Mountaineering is usually divided in to two styles of climbing. Alpine and Expedition. Alpine mountaineers are usually limited to peaks under 15,000 feet such as in the Sierra Nevada and Rocky Mountains here in the United States, and the Alps in Europe. Alpine climbing is where climbers generally carry their loads between camps, in a single push for the summit. Light and fast is the by-word for the Alpine Mountaineer. The term alpinism contrasts with expedition style climbing (as commonly undertaken in the Himalayan region or other large ranges of the world), where porters, pack animals, glacier airplanes, cooks, multiple carries between camps, usage of fixed lines etc. are often used methods for this type of climbing. Expedition mountaineering still employ the skill sets of the alpine mountaineer, except for the fact that they often have to deal with even higher altitudes, expanded time scale, longer routes, foreign logistics, more severe weather, and additional skills unique to expeditionary climbing. Alpine Mountaineering can involve several outdoor activities in one. Namely hiking, backpacking, rock climbing, and ice climbing.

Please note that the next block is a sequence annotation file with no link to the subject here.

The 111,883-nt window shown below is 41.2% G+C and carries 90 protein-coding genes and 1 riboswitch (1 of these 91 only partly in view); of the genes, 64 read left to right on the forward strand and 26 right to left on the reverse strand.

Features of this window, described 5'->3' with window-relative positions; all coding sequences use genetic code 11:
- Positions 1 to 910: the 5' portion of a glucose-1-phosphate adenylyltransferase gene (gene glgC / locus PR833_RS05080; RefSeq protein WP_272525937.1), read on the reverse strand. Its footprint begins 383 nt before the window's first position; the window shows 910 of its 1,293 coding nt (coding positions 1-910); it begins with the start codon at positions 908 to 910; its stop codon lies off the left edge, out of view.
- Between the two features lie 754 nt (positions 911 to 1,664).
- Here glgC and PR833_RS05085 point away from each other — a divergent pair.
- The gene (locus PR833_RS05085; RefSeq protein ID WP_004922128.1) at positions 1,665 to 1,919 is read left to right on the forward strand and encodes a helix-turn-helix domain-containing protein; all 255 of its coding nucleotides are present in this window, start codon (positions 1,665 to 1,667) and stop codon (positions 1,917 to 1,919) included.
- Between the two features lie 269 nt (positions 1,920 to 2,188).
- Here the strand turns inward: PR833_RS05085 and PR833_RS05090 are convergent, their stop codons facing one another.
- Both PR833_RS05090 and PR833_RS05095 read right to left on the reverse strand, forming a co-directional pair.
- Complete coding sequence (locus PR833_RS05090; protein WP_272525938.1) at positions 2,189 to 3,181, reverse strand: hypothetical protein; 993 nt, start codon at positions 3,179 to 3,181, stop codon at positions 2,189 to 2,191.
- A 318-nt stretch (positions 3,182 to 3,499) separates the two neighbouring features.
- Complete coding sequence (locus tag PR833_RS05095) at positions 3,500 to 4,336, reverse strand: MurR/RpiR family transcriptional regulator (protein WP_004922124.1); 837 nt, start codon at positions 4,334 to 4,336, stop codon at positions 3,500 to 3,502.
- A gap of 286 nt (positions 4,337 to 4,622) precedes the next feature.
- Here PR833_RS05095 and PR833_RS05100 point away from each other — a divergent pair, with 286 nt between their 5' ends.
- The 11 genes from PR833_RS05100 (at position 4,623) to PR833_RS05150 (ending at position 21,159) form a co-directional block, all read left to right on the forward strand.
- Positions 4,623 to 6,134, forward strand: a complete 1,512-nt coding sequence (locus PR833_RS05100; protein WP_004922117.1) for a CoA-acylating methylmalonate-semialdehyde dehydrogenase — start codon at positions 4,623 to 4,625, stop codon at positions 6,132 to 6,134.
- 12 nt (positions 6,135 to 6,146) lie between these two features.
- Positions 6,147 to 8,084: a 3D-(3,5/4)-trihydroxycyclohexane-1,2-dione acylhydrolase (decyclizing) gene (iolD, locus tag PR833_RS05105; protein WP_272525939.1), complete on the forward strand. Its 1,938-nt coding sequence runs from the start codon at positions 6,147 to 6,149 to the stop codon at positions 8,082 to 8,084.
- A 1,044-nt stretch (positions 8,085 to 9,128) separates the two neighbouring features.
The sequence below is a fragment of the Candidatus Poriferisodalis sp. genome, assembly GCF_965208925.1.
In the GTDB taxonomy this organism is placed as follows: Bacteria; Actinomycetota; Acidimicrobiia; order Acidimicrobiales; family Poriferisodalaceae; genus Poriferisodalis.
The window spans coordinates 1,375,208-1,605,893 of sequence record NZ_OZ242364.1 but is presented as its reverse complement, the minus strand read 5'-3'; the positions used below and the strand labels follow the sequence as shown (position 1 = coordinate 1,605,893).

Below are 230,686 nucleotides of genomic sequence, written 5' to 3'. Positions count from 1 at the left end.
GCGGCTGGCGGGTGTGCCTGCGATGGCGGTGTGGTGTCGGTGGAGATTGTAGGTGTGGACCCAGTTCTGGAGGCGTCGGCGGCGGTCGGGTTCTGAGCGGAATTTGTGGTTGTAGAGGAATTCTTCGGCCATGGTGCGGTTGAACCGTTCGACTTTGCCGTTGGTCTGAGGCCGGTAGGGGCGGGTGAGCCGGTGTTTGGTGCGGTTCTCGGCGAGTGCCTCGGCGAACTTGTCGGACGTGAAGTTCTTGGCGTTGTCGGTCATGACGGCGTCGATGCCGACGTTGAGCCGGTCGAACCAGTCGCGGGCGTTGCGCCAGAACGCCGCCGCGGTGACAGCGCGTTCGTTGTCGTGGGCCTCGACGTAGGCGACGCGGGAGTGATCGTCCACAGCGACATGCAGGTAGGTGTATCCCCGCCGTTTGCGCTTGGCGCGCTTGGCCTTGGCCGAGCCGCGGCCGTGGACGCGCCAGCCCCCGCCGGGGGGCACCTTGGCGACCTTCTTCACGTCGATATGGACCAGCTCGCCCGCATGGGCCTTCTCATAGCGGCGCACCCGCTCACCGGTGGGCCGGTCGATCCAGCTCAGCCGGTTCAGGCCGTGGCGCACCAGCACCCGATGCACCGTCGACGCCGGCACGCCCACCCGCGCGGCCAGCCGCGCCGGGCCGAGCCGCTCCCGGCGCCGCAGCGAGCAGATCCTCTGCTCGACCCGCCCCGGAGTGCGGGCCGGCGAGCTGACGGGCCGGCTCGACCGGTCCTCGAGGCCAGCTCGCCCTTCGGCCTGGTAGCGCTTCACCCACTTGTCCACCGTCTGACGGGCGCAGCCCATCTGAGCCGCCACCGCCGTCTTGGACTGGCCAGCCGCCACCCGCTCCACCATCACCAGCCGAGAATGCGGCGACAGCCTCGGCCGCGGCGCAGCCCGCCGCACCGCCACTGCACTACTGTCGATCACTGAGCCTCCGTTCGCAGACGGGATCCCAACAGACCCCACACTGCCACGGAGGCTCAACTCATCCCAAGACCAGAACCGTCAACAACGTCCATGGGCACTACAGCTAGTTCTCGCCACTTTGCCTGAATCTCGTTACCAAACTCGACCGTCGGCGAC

Mountaineer's are what I often refer to as Peak Baggers. Their goal is to get to the top of a mountain by any means necessary. Sometimes it only involves a hike, such as White Mountain, while at other times it may involve a variety of activities. North Palisade in the California Sierra Nevada would be just such a peak. It involves hiking/backpacking, snow and ice climbing, and rock climbing, all put together (if you use the North Fork Approach). Mountaineering, for the most part (but not always), is the more committed of the of the above mentioned outdoor activities, due to the fact that it usually involves being located in more remote areas.

The downside to all of this is that if you or someone in your party should get injured (while climbing on a distant peak) getting help could become a real problem. This means that you should mountaineer with other experienced people, because you will be highly dependent on their skills and preparedness if something should go wrong out there.

If you check out all the links at the beginning of this page, you will see examples of all the various types of mountaineering and climbing activities. But no matter what activity you decide to take up, hiking, backpacking, rock climbing, mountaineering, or all of these activities, the most important thing to remember is to be safe out there. Climbing and mountaineering are inherently dangerous, and care must be taken at all times in order to avoid serious injury.

So remember to be safe and enjoy,
Dave French

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